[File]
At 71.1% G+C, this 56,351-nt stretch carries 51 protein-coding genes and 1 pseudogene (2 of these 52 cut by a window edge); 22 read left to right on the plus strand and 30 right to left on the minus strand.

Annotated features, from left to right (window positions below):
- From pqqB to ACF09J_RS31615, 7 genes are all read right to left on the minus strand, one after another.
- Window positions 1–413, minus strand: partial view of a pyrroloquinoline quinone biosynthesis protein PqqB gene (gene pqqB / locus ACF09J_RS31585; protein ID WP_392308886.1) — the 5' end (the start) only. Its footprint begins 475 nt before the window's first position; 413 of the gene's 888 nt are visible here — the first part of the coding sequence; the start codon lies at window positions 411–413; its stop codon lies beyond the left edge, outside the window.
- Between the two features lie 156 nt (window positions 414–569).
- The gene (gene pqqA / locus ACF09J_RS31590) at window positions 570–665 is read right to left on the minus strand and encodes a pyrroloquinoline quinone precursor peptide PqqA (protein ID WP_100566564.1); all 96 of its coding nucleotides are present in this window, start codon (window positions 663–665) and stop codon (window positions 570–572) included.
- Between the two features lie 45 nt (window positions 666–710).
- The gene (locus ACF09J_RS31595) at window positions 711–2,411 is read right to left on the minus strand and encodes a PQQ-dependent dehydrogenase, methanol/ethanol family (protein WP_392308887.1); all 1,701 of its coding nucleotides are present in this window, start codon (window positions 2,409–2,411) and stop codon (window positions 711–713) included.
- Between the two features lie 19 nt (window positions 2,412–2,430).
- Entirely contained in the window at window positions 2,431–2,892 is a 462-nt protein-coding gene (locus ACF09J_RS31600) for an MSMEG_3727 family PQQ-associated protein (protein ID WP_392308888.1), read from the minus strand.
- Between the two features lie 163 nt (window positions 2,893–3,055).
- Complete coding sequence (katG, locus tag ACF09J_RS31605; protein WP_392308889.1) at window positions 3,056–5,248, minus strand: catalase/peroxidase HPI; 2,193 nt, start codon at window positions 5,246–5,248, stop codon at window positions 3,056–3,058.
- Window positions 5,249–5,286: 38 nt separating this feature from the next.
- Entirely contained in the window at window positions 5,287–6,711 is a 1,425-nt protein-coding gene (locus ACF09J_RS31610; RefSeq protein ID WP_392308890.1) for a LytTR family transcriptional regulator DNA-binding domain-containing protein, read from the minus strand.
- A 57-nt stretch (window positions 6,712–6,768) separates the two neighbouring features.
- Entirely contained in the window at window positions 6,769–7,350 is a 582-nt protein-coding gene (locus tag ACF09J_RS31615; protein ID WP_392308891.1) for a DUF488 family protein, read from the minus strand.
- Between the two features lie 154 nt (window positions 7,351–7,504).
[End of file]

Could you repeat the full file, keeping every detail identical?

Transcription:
At 71.1% G+C, this 56,351-nt stretch carries 51 protein-coding genes and 1 pseudogene (2 of these 52 cut by a window edge); 22 read left to right on the plus strand and 30 right to left on the minus strand.

Annotated features, from left to right (window positions below):
- From pqqB to ACF09J_RS31615, 7 genes are all read right to left on the minus strand, one after another.
- Window positions 1–413, minus strand: partial view of a pyrroloquinoline quinone biosynthesis protein PqqB gene (gene pqqB / locus ACF09J_RS31585; protein ID WP_392308886.1) — the 5' end (the start) only. Its footprint begins 475 nt before the window's first position; 413 of the gene's 888 nt are visible here — the first part of the coding sequence; the start codon lies at window positions 411–413; its stop codon lies beyond the left edge, outside the window.
- Between the two features lie 156 nt (window positions 414–569).
- The gene (gene pqqA / locus ACF09J_RS31590) at window positions 570–665 is read right to left on the minus strand and encodes a pyrroloquinoline quinone precursor peptide PqqA (protein ID WP_100566564.1); all 96 of its coding nucleotides are present in this window, start codon (window positions 663–665) and stop codon (window positions 570–572) included.
- Between the two features lie 45 nt (window positions 666–710).
- The gene (locus ACF09J_RS31595) at window positions 711–2,411 is read right to left on the minus strand and encodes a PQQ-dependent dehydrogenase, methanol/ethanol family (protein WP_392308887.1); all 1,701 of its coding nucleotides are present in this window, start codon (window positions 2,409–2,411) and stop codon (window positions 711–713) included.
- Between the two features lie 19 nt (window positions 2,412–2,430).
- Entirely contained in the window at window positions 2,431–2,892 is a 462-nt protein-coding gene (locus ACF09J_RS31600) for an MSMEG_3727 family PQQ-associated protein (protein ID WP_392308888.1), read from the minus strand.
- Between the two features lie 163 nt (window positions 2,893–3,055).
- Complete coding sequence (katG, locus tag ACF09J_RS31605; protein WP_392308889.1) at window positions 3,056–5,248, minus strand: catalase/peroxidase HPI; 2,193 nt, start codon at window positions 5,246–5,248, stop codon at window positions 3,056–3,058.
- Window positions 5,249–5,286: 38 nt separating this feature from the next.
- Entirely contained in the window at window positions 5,287–6,711 is a 1,425-nt protein-coding gene (locus ACF09J_RS31610; RefSeq protein ID WP_392308890.1) for a LytTR family transcriptional regulator DNA-binding domain-containing protein, read from the minus strand.
- A 57-nt stretch (window positions 6,712–6,768) separates the two neighbouring features.
- Entirely contained in the window at window positions 6,769–7,350 is a 582-nt protein-coding gene (locus tag ACF09J_RS31615; protein ID WP_392308891.1) for a DUF488 family protein, read from the minus strand.
- Between the two features lie 154 nt (window positions 7,351–7,504).